Brass musical instrument making
The making of brass instruments such as trumpets, cornets, trombones, horns and tubas etc.
|Historic area of significance||London and Manchester|
|Area currently practised||UK|
|Origin in the UK||15th Century|
|Current no. of professionals (main income)||11-20 (across all brass instruments)|
|Current no. of professionals (sideline to main income)
|Current no. of trainees||11-20 (across all brass instruments)|
|Current total no. serious amateur makers
|Current total no. of leisure makers
|Minimum no. of craftspeople required|
Before the invention of valves, most brass instruments were custom made. However, with the development of valves in the 1920s, Vincent Bart introduced the assembly line mass-production of instruments. After that, smaller makers stopped making valves themselves as it was very to reliably craft these bits buy hand and compete on quality with precision-engineered valves. Today, nearly all makers buy in valves and build the instruments around them.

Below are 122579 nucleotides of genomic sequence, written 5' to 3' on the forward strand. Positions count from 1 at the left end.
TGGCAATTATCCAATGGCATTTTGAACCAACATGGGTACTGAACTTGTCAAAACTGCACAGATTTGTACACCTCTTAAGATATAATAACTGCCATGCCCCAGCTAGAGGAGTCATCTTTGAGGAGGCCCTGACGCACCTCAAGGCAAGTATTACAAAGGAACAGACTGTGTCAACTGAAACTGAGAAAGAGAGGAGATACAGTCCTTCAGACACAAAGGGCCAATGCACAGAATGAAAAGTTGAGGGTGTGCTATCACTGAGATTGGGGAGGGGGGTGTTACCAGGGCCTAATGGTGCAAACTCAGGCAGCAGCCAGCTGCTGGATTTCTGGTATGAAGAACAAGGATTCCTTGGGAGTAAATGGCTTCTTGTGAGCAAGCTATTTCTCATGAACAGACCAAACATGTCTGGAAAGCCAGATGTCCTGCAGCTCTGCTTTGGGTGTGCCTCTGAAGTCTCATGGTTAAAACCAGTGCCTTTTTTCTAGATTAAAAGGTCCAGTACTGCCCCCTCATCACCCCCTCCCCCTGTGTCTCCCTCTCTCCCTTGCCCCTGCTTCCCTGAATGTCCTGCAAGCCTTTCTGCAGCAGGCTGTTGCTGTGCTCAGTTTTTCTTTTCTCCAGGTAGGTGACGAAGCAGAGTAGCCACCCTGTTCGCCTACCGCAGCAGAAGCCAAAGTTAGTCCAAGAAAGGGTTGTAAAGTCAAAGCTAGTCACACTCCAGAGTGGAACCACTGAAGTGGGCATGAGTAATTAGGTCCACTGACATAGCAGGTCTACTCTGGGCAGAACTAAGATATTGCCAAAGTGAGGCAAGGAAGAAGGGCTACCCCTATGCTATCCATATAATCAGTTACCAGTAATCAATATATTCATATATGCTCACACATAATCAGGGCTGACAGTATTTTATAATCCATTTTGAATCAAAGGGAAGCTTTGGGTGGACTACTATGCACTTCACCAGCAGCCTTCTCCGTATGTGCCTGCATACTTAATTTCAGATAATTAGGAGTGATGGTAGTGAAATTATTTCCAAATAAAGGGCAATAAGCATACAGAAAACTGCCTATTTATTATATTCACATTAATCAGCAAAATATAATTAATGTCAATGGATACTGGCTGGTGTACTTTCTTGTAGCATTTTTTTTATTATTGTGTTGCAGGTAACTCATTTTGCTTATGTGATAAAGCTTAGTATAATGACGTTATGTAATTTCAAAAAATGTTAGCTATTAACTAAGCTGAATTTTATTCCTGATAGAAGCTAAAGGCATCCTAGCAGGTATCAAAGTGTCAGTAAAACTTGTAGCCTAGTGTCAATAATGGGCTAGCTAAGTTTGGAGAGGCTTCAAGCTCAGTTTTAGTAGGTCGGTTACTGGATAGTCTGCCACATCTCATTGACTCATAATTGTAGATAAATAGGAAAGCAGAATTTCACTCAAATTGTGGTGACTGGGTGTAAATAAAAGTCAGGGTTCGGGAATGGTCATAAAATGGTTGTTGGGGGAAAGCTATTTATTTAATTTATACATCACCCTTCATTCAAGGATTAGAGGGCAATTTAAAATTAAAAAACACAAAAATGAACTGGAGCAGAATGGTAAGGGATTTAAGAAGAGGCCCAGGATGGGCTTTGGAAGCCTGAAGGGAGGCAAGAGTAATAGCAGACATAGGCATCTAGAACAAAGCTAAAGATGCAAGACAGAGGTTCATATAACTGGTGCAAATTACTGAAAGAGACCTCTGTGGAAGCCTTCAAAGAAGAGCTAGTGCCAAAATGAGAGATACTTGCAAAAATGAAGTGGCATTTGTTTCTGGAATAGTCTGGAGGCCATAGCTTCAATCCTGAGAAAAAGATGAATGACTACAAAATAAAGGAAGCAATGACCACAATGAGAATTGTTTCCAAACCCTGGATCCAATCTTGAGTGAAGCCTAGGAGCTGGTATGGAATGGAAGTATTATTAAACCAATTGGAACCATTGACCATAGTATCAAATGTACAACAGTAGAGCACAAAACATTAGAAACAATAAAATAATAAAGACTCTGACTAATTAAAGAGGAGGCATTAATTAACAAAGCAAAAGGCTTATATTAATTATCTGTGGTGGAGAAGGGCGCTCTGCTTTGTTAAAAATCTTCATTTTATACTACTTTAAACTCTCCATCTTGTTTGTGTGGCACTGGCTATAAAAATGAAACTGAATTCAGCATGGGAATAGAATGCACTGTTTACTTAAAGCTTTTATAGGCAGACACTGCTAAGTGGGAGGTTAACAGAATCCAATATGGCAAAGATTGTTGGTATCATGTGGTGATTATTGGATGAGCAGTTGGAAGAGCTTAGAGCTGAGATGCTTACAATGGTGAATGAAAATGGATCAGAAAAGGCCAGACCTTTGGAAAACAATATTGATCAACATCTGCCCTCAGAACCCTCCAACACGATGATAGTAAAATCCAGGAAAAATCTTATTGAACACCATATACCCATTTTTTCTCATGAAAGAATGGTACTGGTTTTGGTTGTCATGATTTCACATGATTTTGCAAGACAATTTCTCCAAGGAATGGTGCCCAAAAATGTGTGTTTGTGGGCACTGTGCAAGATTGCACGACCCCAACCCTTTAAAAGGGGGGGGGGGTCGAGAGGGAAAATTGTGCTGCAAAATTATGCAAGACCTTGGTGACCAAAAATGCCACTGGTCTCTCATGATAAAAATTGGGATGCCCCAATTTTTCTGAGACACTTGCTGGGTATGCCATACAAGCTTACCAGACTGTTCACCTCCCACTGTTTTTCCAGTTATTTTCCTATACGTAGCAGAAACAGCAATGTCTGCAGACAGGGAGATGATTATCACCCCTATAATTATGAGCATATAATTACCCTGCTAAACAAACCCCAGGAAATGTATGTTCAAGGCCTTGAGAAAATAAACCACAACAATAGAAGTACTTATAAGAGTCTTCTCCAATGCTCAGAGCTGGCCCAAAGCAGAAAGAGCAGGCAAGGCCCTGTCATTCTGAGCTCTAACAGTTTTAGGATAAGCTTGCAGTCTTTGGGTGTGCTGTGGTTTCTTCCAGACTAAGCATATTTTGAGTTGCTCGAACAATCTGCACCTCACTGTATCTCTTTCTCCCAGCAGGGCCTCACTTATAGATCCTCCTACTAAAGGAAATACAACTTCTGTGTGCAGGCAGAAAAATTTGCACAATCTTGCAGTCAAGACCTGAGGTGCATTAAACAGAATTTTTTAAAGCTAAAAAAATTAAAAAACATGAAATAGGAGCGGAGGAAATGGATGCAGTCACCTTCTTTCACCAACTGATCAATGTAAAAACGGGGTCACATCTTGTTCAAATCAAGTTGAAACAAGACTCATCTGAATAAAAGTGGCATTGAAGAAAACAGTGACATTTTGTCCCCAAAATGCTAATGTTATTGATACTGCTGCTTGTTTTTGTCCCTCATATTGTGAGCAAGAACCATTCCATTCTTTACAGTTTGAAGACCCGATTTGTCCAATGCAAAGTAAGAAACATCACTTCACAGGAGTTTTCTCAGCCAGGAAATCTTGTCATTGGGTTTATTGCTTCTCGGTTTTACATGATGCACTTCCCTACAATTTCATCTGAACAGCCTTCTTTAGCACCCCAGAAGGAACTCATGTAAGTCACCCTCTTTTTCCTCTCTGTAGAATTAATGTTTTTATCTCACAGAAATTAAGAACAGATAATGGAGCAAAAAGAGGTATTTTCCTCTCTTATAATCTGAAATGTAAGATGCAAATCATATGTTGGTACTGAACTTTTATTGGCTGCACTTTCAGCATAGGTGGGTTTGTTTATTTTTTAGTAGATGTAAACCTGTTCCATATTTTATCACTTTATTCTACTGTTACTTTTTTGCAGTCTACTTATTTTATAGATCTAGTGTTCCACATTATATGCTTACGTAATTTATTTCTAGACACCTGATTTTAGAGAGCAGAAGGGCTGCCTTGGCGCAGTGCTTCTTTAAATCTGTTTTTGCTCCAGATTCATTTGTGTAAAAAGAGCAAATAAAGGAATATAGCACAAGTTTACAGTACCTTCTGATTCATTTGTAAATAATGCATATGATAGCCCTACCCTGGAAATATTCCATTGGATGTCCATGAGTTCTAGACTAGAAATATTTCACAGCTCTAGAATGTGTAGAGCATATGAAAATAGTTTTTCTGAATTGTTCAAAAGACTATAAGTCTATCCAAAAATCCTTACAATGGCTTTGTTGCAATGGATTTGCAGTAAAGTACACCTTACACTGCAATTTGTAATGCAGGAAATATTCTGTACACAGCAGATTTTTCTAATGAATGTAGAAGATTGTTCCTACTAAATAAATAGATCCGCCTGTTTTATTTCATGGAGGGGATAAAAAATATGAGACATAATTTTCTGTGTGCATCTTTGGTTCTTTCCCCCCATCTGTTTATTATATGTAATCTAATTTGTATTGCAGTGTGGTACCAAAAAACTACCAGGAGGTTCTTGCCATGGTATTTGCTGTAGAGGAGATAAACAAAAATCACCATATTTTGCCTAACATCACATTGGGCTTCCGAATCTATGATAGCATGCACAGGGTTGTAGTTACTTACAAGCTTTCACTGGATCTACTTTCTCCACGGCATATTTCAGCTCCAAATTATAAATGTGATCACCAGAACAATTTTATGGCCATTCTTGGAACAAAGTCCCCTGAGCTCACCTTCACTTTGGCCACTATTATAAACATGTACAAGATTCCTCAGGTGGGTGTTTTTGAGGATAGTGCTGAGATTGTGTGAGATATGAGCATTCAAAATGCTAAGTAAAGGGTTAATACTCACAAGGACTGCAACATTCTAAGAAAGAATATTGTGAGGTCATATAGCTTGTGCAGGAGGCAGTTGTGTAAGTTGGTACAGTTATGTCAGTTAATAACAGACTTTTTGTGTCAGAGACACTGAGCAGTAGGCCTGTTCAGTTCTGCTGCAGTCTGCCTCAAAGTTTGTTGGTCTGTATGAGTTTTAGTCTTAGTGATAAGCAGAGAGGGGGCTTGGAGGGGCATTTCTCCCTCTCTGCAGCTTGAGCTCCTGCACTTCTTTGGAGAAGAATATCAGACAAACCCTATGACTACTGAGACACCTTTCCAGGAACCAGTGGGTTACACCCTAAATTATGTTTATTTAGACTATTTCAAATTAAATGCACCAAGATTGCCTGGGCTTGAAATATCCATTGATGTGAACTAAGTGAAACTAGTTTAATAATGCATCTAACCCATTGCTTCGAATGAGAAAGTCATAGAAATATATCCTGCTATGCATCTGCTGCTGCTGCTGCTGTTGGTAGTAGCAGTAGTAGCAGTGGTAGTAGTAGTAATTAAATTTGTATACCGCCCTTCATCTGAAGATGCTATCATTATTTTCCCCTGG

It is not entirely clear how much brass instrument manufacture there ever was in the UK. Boosey & Hawkes was a major manufacturer of brass, string and woodwind musical instruments, but stopped manufacturing in 2003, and today there are only small manufacturers left in the UK. As with many musical instrument crafts, there are many more people doing brass instrument repair than there are making instruments. There are also more amateur makers than those earning their living from the craft.
Elsewhere in the world, the USA has quite a lot of amateurs but only a handful of people who make their living making custom instruments. Bavaria is the centre of custom-made brass instruments, and is the only place in the world with a recognised apprenticeship for brass instrument making and with a journeyman scheme.
UK brass bands have always been supplied by mass producers.
- Metal spinning, for making the bells (the flared part of the instrument)
- Drawing tubes to specific measurements to ensure a good fit with other parts
- Bending tubes in such a way that preserves the internal dimensions of the tubes which is critical to the acoustics of the instrument
- Softening sheet/tube brass or nickel so that it can be worked and then becomes hard enough to withstand day to day use
- Jig making to allow assembled components to be consistent in length and therefore tuning
Military fanfare making
Trombone making – requires the drawing of tubes to very exact measurements which requires a draw bench and specialist tooling. Slide legs must be straightened by eye with a perfectly flat surface plate, this is one of the most difficult things to teach an apprentice.
Issues affecting the viability of the craft